A pioneering study shows how plants feel the world. Experts note how plants are not too dissimilar to humans.
The more we search, the more we discover how everything on Earth is connected. Our planet is connected more than we’ve ever imagined.
A small group of key proteins interact with each other to establish how plants show sensitivity to the world around them, according to a scientific study describing how plants feel the world.
Despite the fact that plants lack eyes and ears, they can still see, hear, smell and respond to environmental cues and hazards, especially to virulent pathogens, note researchers.
Plants are able to achieve this with the help of hundreds of membrane proteins that can detect microbes or other stresses.
Experts have found how only a small portion of these sensitive proteins has been studied through classical genetics, and knowledge about how these sensors work forming complex networks with each other is scarce.
Now, a worldwide team of scientists has devised the first network map for 200 of these proteins.
The map shows how a few essential proteins act as critical master nodes for the integrity of the network, and the map also reveals a set of unknown interactions.
“An understanding of these interactions could lead to ways to increase a plant’s resistance to pathogens, or to other stresses like heat, drought, salinity or cold shock. This can also provide a roadmap for future studies by scientists around the world.”
The group of scientists from Europe, Canada, and the United States, was led by Youssef Belkhadir of the Gregor Mendel Institute of Molecular Plant Biology in Vienna.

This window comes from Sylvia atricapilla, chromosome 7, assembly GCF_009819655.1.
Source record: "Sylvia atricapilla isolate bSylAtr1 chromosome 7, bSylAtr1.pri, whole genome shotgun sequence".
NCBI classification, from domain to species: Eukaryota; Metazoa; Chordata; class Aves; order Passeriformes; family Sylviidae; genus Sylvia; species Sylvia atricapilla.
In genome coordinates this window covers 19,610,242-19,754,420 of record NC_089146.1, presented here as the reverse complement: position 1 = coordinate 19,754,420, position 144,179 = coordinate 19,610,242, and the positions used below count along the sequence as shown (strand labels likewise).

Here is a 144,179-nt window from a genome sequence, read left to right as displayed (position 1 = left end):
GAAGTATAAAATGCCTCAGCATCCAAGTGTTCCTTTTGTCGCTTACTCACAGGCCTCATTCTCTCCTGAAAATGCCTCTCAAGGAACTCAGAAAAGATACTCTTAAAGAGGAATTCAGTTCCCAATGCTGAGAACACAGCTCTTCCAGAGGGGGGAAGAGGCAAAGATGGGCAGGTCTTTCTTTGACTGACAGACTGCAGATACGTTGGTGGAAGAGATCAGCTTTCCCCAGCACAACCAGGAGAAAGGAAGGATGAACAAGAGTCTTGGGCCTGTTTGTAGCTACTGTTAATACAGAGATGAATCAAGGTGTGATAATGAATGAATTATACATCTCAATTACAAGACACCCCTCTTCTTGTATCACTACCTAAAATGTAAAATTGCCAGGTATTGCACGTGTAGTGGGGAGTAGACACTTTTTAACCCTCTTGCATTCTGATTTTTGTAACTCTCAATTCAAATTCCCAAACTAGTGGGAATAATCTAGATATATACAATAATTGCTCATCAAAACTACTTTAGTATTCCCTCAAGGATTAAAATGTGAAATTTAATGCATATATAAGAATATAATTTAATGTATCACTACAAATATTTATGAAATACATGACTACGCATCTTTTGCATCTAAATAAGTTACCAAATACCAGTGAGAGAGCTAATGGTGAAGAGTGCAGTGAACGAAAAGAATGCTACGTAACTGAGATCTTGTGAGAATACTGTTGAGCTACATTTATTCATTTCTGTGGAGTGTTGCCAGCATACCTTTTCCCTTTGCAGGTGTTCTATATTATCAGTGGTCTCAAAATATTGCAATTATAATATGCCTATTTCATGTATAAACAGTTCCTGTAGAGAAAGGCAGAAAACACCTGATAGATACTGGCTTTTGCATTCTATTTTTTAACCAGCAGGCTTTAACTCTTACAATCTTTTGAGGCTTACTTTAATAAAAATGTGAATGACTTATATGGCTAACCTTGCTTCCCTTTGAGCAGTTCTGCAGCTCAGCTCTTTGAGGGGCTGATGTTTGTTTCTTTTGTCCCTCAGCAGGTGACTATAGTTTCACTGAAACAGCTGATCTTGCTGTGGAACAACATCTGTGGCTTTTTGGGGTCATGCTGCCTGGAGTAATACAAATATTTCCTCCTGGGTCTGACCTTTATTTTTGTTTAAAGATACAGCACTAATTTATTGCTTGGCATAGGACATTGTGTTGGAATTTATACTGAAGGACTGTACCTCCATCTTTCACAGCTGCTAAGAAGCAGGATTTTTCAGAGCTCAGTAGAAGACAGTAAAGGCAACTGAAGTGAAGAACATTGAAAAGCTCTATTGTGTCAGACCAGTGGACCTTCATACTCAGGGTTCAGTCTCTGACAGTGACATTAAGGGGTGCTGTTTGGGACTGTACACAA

The study has recently been published in the journal Nature.
The novel comprehensive interaction network map focused on one of the most important classes of these sensing proteins — the leucine-rich repeat receptor kinases, or LRR-receptor kinases, which are structurally similar to human Toll-like receptors.
Scientists have identified LRR receptor kinases as a family of proteins in plants and animals that are primarily responsible for detecting the environment.
In plants, they have an extracellular domain of the protein, which extends beyond the cell membrane, that has the ability can recognize chemical signals, such as growth hormones or protein portions of pathogens.
The receptor kinases then initiate responses to these signals within the cell, using an intracellular domain of the protein.
For example, the plant Arabidopsis thaliana happens to have more than 600 different receptor kinases, 50 times more than ordinary humans, which are fundamental for the growth, development, immunity and stress response of plants.
So far, only a handful of these receptors had known functions, and little was known about how receivers interact with each other in order to coordinate responses to often conflicting signals.
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